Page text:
To the Editor: Toast Time

For the Dogs

Corrections or additions?

This article was prepared for the February 13, 2002 edition of

U.S. 1 Newspaper. All rights reserved.

Between the Lines

Top Of Page
To the Editor: Toast Time

You meet your boss while walking down the hall, and

he/she asks how’s that special project coming along? Or you

desperately

want to some remarks at a boisterous public meeting. Or at a session

with clients, you are challenged on a statement you or a colleague

made earlier. Crisis time? No, not if you have had Toastmaster

training

of the sort described by Kathleen McGinn Spring (U.S. 1, January 23).

The article features a Toastmaster club at the Carnegie Center and

the human elements that make the educational effort worthwhile. Table

Topics, part of typical Toastmaster meetings anywhere in the world

— it is truly an international organization — are

extemporaneous

and give the members splendid training in thinking quickly on their

feet and responding to those sometimes unexpected or even embarrassing

questions. Toastmaster offer the nervous speaker a warm and supportive

environment, one that I tell visitors can be used as a laboratory

for their presentations.

Decades ago I refused to give a talk to a large group at work on a

subject I knew well. Following that humbling experience, I vowed never

to say "no" to a speaking request. Toastmasters has given

me that confidence.

In this area are many people for whom English is a second language.

Among the people who phoned in response to the U.S. 1 article was

a man from Asia who wants to polish his language skills. Princeton

Toastmasters, a multicultural community club, looks forward to meeting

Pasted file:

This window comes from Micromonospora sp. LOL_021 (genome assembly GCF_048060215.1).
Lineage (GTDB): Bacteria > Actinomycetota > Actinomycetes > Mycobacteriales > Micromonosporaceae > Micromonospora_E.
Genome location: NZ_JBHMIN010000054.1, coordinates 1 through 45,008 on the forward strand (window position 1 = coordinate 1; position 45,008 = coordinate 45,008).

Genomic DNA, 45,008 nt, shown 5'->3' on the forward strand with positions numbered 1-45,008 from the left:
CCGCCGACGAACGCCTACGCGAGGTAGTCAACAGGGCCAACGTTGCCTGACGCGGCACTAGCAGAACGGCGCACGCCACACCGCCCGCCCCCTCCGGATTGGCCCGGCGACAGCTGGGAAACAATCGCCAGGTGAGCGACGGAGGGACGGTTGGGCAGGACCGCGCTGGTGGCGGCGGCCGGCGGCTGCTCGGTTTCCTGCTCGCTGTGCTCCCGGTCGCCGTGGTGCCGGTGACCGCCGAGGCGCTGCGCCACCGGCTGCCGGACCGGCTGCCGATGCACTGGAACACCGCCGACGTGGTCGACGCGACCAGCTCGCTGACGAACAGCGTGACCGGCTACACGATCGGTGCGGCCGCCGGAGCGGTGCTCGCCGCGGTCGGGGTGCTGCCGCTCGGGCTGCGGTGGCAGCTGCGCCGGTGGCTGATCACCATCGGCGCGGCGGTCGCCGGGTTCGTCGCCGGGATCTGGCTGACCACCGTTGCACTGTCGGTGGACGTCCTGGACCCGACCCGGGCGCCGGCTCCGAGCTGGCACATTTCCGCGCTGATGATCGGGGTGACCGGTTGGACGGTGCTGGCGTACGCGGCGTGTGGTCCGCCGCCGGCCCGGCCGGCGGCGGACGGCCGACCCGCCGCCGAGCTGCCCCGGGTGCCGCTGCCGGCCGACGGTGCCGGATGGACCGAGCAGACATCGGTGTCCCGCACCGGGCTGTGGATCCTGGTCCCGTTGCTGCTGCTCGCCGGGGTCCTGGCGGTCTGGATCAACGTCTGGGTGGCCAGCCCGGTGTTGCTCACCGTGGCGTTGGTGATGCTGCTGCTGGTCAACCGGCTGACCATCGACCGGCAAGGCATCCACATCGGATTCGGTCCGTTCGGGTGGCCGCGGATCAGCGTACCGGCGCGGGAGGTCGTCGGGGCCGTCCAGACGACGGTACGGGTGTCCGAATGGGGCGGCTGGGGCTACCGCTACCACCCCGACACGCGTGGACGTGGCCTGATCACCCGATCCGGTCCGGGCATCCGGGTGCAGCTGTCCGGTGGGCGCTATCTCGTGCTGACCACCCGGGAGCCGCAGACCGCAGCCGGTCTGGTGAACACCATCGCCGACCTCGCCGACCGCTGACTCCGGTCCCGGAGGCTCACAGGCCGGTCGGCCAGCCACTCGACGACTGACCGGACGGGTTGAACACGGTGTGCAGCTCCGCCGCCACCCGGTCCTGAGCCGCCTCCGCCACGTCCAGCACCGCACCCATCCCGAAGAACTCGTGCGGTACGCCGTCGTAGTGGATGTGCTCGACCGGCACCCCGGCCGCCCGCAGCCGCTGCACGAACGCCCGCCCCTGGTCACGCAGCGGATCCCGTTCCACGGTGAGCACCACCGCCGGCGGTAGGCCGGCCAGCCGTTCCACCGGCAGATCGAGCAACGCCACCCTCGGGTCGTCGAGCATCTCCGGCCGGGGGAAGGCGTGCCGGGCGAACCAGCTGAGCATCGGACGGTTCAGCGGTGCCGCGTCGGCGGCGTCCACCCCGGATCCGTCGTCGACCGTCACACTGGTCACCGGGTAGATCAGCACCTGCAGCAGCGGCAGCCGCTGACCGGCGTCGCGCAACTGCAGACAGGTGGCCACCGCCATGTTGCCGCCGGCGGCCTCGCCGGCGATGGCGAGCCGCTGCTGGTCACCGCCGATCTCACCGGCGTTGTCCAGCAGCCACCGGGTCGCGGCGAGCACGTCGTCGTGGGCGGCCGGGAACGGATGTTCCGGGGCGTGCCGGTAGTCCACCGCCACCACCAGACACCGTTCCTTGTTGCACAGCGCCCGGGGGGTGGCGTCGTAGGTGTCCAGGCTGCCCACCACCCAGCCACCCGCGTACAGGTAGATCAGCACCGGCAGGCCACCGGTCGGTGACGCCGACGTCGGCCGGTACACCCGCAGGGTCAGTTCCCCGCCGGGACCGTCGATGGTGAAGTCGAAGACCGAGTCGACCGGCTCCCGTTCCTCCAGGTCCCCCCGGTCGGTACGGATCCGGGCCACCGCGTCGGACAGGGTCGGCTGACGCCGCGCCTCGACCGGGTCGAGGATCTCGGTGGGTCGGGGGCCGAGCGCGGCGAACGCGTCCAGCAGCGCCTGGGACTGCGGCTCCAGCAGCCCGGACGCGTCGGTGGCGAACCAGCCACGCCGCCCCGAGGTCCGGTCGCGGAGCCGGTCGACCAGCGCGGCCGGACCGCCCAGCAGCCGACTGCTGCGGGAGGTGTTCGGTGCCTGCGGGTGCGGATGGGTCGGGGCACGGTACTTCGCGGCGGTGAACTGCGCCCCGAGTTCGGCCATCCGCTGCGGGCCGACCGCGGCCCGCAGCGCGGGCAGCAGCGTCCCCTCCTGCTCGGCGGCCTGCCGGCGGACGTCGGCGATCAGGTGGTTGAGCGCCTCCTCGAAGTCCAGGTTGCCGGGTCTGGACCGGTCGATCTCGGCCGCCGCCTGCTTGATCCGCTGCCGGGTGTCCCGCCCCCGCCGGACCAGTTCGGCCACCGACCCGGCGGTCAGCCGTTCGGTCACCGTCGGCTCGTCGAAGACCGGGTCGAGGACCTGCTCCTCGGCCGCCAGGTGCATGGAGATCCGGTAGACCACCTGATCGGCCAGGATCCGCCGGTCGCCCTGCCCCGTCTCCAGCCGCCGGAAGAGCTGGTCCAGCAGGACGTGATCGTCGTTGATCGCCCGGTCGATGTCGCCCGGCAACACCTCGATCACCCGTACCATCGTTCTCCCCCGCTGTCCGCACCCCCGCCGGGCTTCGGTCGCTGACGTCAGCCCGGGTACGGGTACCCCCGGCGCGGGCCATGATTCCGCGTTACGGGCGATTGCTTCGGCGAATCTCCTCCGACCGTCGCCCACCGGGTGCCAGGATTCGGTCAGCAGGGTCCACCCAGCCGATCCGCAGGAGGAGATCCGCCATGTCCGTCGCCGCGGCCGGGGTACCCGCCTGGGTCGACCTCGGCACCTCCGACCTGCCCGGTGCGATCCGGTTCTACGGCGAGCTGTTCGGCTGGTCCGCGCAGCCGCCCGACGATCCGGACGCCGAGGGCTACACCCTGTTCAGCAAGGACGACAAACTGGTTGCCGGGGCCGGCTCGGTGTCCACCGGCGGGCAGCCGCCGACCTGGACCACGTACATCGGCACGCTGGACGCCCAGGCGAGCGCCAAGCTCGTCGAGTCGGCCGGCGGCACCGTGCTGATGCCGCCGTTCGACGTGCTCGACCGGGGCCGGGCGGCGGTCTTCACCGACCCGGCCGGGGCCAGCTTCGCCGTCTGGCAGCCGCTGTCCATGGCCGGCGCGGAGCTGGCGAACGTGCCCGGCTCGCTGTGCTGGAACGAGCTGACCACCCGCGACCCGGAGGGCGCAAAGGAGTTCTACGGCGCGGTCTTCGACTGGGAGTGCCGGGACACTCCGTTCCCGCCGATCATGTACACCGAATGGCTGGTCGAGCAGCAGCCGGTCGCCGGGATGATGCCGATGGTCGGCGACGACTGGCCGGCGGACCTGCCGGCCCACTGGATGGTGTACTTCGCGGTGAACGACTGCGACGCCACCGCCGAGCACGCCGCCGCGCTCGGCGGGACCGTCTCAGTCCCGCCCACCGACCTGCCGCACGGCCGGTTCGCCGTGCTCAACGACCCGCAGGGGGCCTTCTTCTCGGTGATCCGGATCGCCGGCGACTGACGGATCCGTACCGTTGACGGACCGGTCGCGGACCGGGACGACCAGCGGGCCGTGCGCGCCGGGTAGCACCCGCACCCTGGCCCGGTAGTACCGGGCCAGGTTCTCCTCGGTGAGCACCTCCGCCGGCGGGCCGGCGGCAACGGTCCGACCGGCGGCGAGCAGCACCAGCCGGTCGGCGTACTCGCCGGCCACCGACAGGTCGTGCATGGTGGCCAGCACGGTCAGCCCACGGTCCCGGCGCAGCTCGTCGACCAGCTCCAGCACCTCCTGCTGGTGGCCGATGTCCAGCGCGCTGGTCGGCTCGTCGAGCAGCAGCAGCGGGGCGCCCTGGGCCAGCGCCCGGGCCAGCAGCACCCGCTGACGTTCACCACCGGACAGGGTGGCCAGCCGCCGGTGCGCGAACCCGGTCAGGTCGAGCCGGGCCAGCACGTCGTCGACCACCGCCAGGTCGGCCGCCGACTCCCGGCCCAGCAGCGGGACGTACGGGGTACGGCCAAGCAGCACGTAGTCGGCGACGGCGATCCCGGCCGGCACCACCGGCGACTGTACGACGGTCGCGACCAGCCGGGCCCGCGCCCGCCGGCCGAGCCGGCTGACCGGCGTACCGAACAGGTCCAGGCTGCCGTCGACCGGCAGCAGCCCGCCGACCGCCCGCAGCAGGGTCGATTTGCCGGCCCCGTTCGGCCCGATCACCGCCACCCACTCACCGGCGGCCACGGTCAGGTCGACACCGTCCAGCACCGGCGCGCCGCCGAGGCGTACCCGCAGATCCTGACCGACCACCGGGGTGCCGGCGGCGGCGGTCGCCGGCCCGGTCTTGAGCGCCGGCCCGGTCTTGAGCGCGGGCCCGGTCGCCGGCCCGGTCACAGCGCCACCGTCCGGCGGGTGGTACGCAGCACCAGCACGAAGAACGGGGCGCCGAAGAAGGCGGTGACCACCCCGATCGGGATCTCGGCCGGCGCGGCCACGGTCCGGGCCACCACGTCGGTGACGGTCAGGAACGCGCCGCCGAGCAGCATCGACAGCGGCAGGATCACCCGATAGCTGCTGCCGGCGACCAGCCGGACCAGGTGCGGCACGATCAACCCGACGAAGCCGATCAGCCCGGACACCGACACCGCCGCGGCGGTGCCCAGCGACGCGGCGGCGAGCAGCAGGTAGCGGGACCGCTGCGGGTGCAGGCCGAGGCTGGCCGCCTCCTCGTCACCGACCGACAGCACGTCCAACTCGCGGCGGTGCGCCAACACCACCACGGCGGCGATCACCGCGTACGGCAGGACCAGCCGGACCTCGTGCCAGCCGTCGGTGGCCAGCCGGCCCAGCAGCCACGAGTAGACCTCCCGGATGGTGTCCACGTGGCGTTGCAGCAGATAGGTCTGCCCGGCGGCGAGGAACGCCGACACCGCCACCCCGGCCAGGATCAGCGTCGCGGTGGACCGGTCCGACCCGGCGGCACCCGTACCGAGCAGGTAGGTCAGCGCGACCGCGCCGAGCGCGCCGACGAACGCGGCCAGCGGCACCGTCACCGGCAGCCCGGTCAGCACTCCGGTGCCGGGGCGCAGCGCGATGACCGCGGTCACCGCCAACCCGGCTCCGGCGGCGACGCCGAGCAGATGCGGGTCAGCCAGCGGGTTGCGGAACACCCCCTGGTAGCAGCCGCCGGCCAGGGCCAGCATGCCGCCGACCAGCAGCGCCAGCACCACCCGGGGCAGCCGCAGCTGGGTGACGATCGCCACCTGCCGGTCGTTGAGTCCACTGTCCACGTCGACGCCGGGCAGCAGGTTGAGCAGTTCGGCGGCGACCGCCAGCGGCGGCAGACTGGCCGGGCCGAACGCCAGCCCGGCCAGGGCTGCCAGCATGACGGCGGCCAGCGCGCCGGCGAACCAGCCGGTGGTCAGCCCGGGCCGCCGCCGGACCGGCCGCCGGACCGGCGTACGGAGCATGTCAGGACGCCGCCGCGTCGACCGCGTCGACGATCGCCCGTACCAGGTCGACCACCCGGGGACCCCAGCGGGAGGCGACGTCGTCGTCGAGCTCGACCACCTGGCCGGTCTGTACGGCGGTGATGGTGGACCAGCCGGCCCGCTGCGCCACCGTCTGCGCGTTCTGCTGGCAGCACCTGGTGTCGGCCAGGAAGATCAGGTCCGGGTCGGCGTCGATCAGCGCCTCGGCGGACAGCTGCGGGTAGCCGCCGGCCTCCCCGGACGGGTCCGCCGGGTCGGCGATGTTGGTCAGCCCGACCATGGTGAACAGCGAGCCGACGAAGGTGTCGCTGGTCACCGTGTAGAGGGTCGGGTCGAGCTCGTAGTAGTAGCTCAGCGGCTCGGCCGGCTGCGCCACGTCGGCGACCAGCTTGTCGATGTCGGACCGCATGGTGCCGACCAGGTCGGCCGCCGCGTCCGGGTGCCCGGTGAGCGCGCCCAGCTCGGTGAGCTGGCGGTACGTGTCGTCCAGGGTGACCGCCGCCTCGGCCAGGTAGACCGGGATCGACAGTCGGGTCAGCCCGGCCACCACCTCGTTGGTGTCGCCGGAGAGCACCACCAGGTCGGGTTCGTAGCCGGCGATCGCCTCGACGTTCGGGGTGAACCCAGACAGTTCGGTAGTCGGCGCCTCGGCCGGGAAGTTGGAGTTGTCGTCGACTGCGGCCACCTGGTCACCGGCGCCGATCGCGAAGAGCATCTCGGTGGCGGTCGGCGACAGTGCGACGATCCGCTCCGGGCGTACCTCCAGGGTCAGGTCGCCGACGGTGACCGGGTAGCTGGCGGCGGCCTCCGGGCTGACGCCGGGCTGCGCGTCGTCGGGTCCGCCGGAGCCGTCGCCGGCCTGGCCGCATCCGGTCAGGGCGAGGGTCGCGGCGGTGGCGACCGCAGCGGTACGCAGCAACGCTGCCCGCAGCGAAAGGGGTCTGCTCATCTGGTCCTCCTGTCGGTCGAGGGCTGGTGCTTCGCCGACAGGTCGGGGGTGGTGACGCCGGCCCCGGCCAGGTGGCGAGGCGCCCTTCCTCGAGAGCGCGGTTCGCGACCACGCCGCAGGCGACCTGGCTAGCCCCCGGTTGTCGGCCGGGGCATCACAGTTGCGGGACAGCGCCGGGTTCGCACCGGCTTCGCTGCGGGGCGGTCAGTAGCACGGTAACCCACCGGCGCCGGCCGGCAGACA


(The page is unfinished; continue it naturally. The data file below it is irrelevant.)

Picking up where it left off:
all those who called and welcomes them in the communications adventure

of a lifetime.

Michael Suber

Princeton Toastmasters, 609-921-6685.

Top Of Page
For the Dogs

Thank you so much for the article on my dog park (U.S.

1, January 16). It has made a tremendous impact on my membership.

Since that Wednesday I have signed up 35 dogs. I have 13 more

appointments,

and an additional 10 more applications waiting to be scheduled. Prior

to January 16, my website had a daily average session count of 41.

In the seven days following the article, the total session count

quadrupled;

it rose to 1,140.

By the way, how did you first hear of my park?

Gretchen Zimmer, www.rockytopdogpark.com

Editor’s note: Your question brings up one of the

interesting

aspects about U.S. 1 — how our deliverers bring in reports of

new businesses, and businesses that are moving. Marie Rendine, a

long-time

member of our team, found the Rocky Top Dog Park last December 5 along

Route 27 in Kingston. A reporter made a followup call the following

week and decided the enterprise had all the elements of an excellent

business story — as well as being an obviously terrific human

interest story. Some articles take much longer to get into print

— and some never see the light of day. It’s partly the luck of

the draw.

How the delivery team reports on new businesses is also an important

topic during February, as we work on the U.S. 1 2002 Business

Directory.

This week we will begin faxing and mailing coupons to all the

businesses

that we have on our roster. Please make any corrections to the

information

that we have on your business and return the coupon ASAP. Thank you

for your cooperation.


Previous Story


Corrections or additions?


This page is published by PrincetonInfo.com

— the web site for U.S. 1 Newspaper in Princeton, New Jersey.

Facebook Comments